Our culture talks about success and failure as though they were almighty and opposite ends of some sort of spectrum. They are more similar than different and they have the power to destroy us if we let them.
A story ...
Chiura Obata, a Japanese immigrant and painter arrived in the US in 1903, intending to stay only a short while before moving on to Paris to study his art. As a young man he was a domestic servant and he was one of the co-founders of the first Japanese-American baseball teams on the mainland. In 1927, he visited Yosemite National Park and he was so moved by the beauty of the land, he remained for two months, traveling and painting what he called "great nature". His exhibitions brought great joy and "new eyes" to Americans. He became an illustrator and commercial decorator. Eventually, he became a faculty member in the Art Department at the University of California at Berkeley. But his work was interrupted by WWII, and he was forced to spend well over a year in internment camps for Japanese. He created an art school within the camps and when he was transferred to the Topaz War Relocation Center in Utah, he became the Founder and Director of the Topaz Art School. Post-war, he continued to exhibit and for many summers, he returned to his beloved Yosemite with his wife to teach art and talk about art in nature.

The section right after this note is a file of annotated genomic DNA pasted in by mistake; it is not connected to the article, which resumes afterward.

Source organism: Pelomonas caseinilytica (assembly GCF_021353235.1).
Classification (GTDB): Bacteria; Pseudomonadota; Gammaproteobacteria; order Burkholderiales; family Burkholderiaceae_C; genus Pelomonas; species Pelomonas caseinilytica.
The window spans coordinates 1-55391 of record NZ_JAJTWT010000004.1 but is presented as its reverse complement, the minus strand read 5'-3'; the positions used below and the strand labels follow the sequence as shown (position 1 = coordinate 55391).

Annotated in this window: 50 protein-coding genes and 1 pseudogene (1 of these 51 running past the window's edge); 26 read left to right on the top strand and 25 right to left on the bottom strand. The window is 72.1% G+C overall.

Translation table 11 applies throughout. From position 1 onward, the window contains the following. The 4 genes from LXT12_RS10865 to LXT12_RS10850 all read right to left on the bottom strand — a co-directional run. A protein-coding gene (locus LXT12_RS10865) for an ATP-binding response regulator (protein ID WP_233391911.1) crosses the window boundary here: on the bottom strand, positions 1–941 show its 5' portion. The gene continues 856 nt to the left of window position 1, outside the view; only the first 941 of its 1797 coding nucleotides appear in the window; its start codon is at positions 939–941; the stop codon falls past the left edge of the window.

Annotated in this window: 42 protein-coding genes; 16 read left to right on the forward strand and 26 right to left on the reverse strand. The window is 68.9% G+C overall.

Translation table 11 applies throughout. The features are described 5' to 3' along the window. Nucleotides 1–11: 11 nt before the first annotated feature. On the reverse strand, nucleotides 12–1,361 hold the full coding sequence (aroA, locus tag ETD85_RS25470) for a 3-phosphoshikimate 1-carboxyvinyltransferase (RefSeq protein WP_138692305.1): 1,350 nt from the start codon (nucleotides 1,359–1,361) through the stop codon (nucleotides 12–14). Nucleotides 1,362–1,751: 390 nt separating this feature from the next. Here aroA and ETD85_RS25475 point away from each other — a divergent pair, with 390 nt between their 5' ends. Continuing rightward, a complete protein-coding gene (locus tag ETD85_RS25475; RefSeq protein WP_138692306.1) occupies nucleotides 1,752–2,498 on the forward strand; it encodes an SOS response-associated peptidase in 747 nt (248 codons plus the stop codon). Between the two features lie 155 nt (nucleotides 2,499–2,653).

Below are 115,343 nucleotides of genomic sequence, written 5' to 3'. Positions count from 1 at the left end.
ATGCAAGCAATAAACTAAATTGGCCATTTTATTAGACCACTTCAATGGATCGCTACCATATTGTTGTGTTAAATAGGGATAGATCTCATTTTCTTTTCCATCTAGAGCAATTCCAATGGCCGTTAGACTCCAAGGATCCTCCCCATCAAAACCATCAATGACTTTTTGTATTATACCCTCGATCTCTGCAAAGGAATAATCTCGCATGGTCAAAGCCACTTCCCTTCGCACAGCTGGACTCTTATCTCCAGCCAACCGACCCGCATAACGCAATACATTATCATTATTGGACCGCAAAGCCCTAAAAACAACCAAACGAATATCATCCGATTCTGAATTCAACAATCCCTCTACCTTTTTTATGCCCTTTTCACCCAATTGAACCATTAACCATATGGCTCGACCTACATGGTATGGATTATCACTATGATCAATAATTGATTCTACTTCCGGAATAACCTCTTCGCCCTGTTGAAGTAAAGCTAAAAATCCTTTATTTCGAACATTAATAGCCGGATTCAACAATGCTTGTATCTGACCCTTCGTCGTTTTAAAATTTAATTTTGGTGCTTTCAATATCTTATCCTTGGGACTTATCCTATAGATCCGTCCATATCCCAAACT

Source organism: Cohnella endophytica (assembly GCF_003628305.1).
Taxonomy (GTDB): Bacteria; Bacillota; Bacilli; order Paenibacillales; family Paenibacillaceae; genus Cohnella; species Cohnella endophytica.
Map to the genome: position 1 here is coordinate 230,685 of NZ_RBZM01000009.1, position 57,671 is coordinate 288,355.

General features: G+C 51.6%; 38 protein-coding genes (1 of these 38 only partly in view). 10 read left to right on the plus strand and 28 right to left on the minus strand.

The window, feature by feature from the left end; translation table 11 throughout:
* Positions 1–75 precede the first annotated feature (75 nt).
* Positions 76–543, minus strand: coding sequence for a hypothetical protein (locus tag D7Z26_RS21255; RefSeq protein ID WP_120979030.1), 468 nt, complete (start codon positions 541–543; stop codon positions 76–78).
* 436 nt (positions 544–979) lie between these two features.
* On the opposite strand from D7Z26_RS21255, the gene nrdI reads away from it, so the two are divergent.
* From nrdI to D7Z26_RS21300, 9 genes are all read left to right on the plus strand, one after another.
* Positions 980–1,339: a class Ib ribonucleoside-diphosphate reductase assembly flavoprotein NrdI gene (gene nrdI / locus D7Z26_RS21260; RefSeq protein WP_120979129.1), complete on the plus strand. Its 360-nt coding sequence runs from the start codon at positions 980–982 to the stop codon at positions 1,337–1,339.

I tell Mr. Obata's story because of his approach to his life's work. Success and failure. Mr. Obata had equal opportunity for both.
"Success or failure is not my aim in life. Whether I be a flake of snow or only a drop of dew, I do not care. I wish only to paint with gratitude to nature in my heart, and with sincerity in my brush. This is my future. This is my biography." Chiura Obata
I don't know the angst he suffered. I can't know how he felt when he met fear and doubt, anger and injustice. But I am inspired by his idea of not having success as the goal. I smile when I think about there being no such thing as failure. Removing the unspoken onus attached to them is like clearing a path to my joy and I am unburdened.
Our society grows things backwards. Despite itself, there is brilliance and innovation and beauty and humor and joy. When we meet a boulder bigger than our mind's capacity for strength to move it, if we can recall the thought that success or failure is not the point, it becomes a pebble on the path, respect for its part in building a good life.